Fringe review: The Shoestring Magic Flute

Whimsical and beautifully sung adaptation of Mozart's opera delivers entertaining lessons for all-ages audiences

THE SHOESTRING MAGIC FLUTE by Mozart, adapted by Greg Robic and Lawrence Cotton (Shoestring Opera/Fringe KidsFest). Now streaming at KidsFest On-Demand until August 15. Rating: NNNN

Shoestring Opera’s delightful children’s adaptation of Mozart’s The Magic Flute gets an imaginative and clever pandemic staging as part of the Toronto Fringe’s KidsFest On-Demand series.

When the bright, rhyme-loving student Allegra (Katy Clark) finds a flute on the sidewalk, she plays it and soon finds herself in a mysterious dark forest. There, she meets birdcatcher Papageno (Anthony Rodrigues), whose mouth is locked. Through the use of her flute, the two gradually discover three lessons for Papageno. And Allegra gets a quick course in opera, as well.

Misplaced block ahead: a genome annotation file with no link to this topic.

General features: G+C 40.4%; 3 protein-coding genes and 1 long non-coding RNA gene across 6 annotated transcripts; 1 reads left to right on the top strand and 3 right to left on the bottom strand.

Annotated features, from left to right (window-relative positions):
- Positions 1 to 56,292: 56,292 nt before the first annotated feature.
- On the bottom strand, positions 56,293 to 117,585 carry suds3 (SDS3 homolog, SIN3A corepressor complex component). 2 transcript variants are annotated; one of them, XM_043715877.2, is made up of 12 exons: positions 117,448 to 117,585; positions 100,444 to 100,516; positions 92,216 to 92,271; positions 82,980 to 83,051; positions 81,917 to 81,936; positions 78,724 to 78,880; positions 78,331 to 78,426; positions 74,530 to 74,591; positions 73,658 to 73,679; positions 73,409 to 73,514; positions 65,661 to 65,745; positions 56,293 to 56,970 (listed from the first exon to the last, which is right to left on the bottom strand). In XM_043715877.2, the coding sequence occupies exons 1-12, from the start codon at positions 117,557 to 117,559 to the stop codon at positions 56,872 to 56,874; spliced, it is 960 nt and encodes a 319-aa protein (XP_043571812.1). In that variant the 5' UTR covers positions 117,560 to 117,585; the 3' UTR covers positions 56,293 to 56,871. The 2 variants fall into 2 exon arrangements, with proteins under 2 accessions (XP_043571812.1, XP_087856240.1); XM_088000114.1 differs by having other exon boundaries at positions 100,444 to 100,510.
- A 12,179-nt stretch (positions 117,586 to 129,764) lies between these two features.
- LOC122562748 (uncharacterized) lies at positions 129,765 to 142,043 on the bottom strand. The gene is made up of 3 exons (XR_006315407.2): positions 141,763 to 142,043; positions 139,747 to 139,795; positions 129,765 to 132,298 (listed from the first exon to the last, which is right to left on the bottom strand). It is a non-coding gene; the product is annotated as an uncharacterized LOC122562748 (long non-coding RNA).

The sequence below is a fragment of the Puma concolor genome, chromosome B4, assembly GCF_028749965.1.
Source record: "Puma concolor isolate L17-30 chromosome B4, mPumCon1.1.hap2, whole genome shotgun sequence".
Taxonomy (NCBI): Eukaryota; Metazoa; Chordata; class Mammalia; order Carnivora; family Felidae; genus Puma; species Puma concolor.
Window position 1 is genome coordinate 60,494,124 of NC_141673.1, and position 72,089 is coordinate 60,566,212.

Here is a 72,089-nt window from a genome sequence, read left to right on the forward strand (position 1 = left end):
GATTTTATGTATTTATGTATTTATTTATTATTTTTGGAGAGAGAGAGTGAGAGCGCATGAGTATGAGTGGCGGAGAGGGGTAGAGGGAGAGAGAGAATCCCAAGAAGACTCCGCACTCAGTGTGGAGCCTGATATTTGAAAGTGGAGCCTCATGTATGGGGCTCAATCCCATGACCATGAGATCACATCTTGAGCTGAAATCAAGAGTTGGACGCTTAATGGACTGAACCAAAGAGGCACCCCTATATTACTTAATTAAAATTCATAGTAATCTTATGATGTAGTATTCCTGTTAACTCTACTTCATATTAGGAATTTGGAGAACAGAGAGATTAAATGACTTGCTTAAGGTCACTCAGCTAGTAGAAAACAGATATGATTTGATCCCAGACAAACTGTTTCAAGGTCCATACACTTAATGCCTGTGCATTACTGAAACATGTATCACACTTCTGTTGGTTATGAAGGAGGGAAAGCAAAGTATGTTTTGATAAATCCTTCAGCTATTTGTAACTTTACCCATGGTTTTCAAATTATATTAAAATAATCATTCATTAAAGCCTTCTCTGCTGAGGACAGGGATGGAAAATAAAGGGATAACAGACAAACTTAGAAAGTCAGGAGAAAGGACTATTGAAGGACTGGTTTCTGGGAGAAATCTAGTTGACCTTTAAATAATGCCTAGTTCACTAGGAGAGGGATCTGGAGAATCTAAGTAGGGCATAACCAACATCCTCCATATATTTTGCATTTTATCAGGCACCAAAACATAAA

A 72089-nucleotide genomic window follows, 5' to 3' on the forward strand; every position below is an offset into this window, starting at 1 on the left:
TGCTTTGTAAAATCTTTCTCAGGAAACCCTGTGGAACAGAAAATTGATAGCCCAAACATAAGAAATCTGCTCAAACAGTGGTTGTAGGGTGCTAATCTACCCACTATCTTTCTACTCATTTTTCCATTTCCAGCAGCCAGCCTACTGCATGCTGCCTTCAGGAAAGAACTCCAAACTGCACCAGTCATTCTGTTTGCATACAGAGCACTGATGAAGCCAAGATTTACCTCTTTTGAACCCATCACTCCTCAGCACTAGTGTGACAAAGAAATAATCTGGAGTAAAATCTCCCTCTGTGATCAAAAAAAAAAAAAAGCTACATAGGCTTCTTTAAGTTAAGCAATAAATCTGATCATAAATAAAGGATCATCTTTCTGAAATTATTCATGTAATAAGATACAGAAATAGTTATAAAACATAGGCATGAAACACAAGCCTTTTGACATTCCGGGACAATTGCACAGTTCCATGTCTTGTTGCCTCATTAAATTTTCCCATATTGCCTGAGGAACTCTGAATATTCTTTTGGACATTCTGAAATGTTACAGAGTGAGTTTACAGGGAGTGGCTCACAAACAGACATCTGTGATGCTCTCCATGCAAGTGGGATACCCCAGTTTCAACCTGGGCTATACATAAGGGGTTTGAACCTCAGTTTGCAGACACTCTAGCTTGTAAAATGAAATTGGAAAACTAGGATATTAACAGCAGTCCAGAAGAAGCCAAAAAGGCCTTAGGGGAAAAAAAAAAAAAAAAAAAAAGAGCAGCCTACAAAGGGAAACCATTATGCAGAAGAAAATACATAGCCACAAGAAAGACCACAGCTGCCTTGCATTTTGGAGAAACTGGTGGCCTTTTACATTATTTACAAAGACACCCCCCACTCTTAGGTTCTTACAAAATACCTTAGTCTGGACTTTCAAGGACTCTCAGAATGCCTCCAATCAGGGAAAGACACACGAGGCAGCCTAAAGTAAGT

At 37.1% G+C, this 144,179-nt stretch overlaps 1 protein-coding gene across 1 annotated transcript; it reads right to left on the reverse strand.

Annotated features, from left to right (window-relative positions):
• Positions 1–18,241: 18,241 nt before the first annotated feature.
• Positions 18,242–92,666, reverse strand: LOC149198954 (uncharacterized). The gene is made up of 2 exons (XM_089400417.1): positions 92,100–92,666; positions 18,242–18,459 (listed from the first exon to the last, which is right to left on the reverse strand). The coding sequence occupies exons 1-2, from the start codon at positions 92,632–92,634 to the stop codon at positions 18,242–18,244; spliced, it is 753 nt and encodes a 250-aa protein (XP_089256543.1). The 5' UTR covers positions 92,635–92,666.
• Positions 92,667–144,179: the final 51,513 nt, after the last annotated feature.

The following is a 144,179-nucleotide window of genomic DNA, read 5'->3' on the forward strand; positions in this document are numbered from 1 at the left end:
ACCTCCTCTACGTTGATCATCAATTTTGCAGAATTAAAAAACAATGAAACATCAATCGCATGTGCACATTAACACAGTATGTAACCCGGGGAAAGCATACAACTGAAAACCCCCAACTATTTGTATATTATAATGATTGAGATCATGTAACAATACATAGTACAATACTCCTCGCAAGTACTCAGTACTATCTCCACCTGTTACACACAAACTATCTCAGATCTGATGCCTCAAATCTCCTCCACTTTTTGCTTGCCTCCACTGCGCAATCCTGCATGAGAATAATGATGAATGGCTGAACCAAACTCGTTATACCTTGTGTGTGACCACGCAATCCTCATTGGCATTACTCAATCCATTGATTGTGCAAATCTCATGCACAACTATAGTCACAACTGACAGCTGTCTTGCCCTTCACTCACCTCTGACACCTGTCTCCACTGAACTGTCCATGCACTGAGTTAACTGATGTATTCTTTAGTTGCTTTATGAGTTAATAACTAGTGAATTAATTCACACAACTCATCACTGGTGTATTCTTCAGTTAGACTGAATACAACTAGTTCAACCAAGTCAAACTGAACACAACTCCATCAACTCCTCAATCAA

Shot on location at Tapestry Opera’s Ernest Balmer Studio, the 40-minute work – nimbly directed by Molly Thom – has been carefully filmed so the two singers, along with cellist Anne Rankin and pianist Jiayin Liu, are properly distanced. (Videography is by Nicholas Porteous.)

Clark and Rodrigues deliver high-energy, beautifully sung performances, bringing out Greg Robic and Lawrence Cotton’s amusing libretto with ease. (Only during Clark’s Queen of the Night aria are the words sometimes hard to make out.)

This would be a fantastic way to introduce young kids to the world of opera.


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